It's time to adjust our flying habits

Cape Girardeau Regional Airport is looking a little different these days.

Instead of just trusting people not to leave their unattended cars parked near the front of the terminal, a solid barrier keeps them 300 feet from the entrance.

An armed officer is there to greet flights that come and go.

Other security measures are a little different, too, although TransWorld Express, an airline with regular stops in Cape Girardeau, properly is keeping mum on exactly what those measures are for their flights.

What's happening at our little airport certainly is taking place on a grander scale elsewhere. A Cape Girardeau man reported showing his photo identification twice to armed guards at Chicago Midway and being asked to produce his itinerary before he could catch his Monday flight home.

There are bans on nail clippers and plastic knives. Family members can't have joyful reunions as their loved ones exit the planes -- that now must happen at the terminal entrance before the security checkpoint. The Federal Aviation Administration wants armed guards, called sky marshals, on airplanes again.

Of course, all of this is because of the Sept. 11 terrorist attacks in New York and Washington, when men armed with knives turned passenger planes into weapons of mass destruction, ramming them into the World Trade Center, the Pentagon and the ground outside Pittsburgh. The last plane would have taken even more lives if it weren't for brave passengers who overpowered their captors and forced it down in a rural area.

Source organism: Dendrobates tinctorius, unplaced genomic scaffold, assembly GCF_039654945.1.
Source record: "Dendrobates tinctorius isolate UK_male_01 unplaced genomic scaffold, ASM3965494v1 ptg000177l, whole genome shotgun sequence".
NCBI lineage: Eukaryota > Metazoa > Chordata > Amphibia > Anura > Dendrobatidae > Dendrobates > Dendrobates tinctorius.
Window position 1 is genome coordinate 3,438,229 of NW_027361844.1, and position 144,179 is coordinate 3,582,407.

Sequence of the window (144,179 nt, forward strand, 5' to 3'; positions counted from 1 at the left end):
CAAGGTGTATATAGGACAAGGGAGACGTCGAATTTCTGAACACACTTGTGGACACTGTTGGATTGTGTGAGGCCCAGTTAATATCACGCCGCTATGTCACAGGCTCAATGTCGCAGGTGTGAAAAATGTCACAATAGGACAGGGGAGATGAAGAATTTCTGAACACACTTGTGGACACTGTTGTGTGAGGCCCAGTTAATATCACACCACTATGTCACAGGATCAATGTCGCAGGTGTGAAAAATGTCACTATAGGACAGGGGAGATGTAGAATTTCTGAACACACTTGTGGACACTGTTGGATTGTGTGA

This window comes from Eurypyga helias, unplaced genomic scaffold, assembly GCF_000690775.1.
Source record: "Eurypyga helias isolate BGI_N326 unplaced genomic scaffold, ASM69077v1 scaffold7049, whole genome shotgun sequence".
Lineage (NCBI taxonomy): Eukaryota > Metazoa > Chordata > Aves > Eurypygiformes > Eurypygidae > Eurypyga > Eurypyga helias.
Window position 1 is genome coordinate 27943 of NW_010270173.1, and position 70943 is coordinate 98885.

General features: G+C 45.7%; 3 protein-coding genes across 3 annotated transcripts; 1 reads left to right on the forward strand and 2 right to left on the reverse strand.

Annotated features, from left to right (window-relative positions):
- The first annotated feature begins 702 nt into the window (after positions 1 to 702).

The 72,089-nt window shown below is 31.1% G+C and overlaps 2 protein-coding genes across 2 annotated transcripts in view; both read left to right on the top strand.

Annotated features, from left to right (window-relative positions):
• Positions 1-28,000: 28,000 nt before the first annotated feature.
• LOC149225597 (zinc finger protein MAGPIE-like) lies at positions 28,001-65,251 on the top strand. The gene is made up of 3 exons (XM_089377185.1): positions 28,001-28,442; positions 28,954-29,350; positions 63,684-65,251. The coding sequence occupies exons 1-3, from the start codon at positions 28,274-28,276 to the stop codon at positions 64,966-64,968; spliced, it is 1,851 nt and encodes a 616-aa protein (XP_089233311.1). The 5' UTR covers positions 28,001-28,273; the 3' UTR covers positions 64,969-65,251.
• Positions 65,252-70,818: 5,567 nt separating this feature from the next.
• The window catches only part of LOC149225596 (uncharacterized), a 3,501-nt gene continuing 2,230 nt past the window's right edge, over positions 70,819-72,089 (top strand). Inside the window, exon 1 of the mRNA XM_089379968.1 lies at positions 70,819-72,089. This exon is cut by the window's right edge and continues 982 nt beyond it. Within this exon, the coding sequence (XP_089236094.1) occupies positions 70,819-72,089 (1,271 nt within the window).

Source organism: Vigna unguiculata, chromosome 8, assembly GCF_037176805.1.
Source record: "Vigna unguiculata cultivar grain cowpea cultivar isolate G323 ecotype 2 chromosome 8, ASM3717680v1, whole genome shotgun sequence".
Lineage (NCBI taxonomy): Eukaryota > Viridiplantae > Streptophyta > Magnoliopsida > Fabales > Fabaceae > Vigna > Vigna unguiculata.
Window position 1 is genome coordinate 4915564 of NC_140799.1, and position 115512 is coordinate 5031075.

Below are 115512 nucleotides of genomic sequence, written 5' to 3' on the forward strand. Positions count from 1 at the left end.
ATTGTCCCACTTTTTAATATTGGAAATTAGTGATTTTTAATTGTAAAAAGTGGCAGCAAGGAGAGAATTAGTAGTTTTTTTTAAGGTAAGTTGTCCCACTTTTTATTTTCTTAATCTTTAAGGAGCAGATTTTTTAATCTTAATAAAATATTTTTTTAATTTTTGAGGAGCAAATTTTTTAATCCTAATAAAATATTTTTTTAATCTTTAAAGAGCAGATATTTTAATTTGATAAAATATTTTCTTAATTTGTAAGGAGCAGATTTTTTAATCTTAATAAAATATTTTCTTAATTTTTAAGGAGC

We know the security problems lie more with people able to get on the tarmacs instead of inside the planes as passengers. Security measures taken in the terminal aren't going to solve every problem, but certainly they will help.

Americans aren't used to seeing armed guards everywhere and constantly being asked to produce identification. They generally go where they want, when they want with no questions asked.

On the other hand, airport security personnel aren't accustomed to being serious about regulations. Michael Barr, director of the University of Southern California Safety Program, says it's going to take time to change mindsets and make people realize this isn't just a knee-jerk reaction to a problem, it's what's got to happen every day of every year from here on.

We now know that, when airport security fails, the results can be deadly. It's better that we work the extra time into our schedules and realize the changes are for a good reason.